Why I stopped reading books about being Multi-Passionate

reading books about being multi-passionate

The reason I stopped reading books about being multi-passionate is that I trust my own knowledge now.

If you have read some of my blog posts or checked out my site, you'll know I'm what Barbara Sher calls a "scanner", Emilie Wapnick calls "multipotentialite" and what Marie Forleo calls "multi-passionate"

I use the term multi-passionate, simply because I'm a passionate type of person. I get very passionate and enthusiastic about things. You might call me the opposite of a wallflower.

But the other terms are just as fitting.

Being multi-passionate means:

This is a type of person, gifted with a very creative and curious mind.

We find it impossible to stick to one thing, one career throughout life.

Losing interests in our latest adventure, or interest seems crazy to people around us but is totally natural to us. Once we get what we need, we're out of there.

Often we'd like to be able to focus on one thing, but we simply don't know what.

And if we think we have finally figured it out, it will change one day. And we feel like we're back to square one.

(Which we are not, of course)

There are many different types of scanners and multi-passionate.

Some dive into one interest at a time, and changes to something else. Others have multiple interests/jobs/hobbies going at the same time.

Emilie Wapnick talks about 4 work models in her book "How to be Everything":

  1. The Group Hug approach
    This is about having one multifaceted job or business that involves wearing many different hats.

  2. The Slash approach
    This model involves having 2 or more part-time jobs going at the same time or move between on a regular basis.

  3. The Einstein approach.
    Here you have one full-time job or business, but it leaves you time and energy to pursue other passions on the side.

  4. The Phoenix approach.
    You work in a single industry for months or years, then to change career in a new industry.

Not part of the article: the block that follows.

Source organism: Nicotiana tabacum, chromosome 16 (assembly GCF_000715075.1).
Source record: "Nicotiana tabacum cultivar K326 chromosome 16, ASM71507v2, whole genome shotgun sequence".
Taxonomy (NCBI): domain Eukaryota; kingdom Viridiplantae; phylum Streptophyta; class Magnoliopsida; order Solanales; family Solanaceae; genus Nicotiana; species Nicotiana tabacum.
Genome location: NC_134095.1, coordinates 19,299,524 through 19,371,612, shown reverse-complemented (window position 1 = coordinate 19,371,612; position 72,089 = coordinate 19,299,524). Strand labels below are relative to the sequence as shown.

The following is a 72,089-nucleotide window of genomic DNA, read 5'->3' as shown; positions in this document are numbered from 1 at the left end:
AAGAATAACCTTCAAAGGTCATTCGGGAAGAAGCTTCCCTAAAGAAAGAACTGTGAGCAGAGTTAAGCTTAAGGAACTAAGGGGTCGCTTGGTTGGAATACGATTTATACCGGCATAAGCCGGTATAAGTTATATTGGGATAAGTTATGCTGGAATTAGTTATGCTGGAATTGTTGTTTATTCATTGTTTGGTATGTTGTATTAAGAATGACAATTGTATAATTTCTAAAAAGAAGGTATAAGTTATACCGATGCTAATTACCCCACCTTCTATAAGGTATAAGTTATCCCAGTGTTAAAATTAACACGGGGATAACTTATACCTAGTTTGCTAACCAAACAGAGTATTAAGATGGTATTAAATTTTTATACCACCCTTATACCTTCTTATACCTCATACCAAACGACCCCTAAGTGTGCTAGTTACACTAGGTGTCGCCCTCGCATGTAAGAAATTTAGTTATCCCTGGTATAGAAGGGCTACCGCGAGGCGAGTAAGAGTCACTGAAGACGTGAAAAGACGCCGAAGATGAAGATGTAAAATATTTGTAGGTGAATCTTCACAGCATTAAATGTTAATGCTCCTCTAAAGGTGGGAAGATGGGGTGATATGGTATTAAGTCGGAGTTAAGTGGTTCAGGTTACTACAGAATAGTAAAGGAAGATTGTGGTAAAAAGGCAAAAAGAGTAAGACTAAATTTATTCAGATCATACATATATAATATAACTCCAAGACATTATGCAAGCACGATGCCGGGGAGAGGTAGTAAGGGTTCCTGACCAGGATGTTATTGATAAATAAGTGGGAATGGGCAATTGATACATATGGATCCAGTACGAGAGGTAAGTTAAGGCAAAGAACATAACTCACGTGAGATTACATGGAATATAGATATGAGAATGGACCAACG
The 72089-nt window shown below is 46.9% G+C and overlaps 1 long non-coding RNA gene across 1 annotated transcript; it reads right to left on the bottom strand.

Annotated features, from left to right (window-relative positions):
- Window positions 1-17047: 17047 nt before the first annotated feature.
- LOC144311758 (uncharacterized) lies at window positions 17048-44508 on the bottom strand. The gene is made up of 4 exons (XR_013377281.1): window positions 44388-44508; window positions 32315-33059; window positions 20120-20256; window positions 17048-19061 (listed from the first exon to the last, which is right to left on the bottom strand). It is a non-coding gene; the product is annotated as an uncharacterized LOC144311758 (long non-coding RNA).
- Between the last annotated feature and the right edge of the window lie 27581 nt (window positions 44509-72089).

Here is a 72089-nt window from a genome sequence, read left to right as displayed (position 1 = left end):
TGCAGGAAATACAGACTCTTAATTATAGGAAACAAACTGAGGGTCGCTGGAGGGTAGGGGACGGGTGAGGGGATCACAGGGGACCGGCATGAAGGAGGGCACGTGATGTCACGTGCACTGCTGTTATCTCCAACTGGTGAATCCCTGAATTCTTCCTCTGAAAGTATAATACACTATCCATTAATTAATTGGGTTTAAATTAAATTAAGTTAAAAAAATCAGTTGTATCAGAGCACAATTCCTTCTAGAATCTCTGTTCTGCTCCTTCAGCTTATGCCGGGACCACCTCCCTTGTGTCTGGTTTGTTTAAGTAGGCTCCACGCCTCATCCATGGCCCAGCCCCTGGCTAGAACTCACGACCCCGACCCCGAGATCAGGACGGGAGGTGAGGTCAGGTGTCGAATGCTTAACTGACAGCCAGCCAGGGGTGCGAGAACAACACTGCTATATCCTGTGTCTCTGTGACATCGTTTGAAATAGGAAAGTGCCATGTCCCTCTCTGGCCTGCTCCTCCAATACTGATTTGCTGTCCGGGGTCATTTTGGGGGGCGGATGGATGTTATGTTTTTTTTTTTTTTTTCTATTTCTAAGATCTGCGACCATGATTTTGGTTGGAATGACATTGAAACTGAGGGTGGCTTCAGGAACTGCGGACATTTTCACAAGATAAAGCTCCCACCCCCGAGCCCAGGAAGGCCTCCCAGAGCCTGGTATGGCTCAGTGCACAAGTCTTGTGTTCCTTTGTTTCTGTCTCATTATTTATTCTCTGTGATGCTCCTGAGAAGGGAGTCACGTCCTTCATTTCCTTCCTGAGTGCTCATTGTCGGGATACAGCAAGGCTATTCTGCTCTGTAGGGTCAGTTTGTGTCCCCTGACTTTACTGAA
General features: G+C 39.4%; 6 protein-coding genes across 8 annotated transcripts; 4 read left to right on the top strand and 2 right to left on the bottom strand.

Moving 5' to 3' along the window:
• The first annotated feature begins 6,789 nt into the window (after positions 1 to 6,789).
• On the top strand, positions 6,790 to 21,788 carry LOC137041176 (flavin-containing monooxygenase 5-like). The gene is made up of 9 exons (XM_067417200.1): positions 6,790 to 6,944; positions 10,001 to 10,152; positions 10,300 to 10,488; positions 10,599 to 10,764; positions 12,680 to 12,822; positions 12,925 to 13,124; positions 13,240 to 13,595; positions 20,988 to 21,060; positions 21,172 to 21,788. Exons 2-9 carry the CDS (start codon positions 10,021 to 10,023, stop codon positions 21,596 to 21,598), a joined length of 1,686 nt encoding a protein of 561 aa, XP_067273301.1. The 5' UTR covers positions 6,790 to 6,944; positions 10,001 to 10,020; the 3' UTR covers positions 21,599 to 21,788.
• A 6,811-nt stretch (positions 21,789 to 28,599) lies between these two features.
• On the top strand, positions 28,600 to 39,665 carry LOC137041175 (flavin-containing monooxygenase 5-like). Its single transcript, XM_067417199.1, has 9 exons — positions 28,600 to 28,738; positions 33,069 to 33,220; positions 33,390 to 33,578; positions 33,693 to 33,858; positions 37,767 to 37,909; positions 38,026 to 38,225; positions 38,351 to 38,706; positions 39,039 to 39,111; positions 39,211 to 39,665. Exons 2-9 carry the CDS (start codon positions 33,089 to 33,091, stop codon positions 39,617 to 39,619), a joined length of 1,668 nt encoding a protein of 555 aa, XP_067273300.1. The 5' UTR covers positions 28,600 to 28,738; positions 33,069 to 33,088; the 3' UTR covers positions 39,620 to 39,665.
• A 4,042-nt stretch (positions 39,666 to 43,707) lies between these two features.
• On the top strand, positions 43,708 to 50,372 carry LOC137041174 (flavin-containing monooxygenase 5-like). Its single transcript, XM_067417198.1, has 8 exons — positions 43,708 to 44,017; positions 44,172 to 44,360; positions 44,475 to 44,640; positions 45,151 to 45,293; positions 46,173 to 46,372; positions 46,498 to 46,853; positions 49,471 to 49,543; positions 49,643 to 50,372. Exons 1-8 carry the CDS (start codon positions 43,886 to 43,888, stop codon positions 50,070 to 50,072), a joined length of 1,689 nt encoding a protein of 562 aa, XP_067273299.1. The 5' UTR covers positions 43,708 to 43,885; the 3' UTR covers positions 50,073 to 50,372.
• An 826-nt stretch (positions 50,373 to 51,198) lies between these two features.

I stopped reading books about being Multi-Passionate

Reading books about being multi-passionate confuses me more, and stresses me out.

When I found Barbara Sher on YouTube years ago and learned there was a "thing called scanner, it literally changed my life.

I saw myself in her words and description of this type of person. It was a huge relief to learn that there was a whole book devoted to "me".

Later I learned there were several books written about "me".

From then on, I dived into what this is and found a lot more information, books, websites, and people.

Some of those books are:

Barbara Sher: "Refuse to Choose"

Margeret Lobenstine: "The Renaissance Souls"

Marci Alboher: "One Person/Multiple Careers"

These are all great books. And I have learned so much from them.

But I have stopped reading books about being multi-passionate because there comes a time when you have to trust yourself. You have to listen to yourself.

Reading another book, and yet another book, is exactly what we do. It's the illusion that I find "my answers" in a book.

This is not going to happen, of course. There are no two people the same, no multi-skilled people the same.

And so I've stopped reading these books.

You won't find the answer to YOU in a book.

The hardest thing in the world is often to trust ourselves. To believe that we are good enough, right now, with everything we are.

And not doing one more course, read one more book.

Don't get me wrong, I LOVE books and I always have about 5 going at one time. I LOVE learning and getting inspired by books.

But just not books about being multi-passionate.

You may also have stories of people who have longed for the approval of a parent, or a specific person, only to realize upon getting it, that they didn't need it. The approval they needed was their own.

So the running, the procrastination, the hiding has to stop.

You have what you need already.

Trust yourself, trust your process.

Spend as much time on yourself, as I bet you do on other people.


It's simple, really, but not easy at all to do.

Here are a few "how-to" suggestions:

Try to identify what you're seeking. What questions are you looking to get answered?

Ask yourself this question: "How would it feel to really trust yourself?"

This is a personal favorite of mine. I can almost feel my shoulders drop when I close my eyes and visualize how it would feel to trust myself completely.

What would you do, if you trusted yourself and your journey to be exactly right?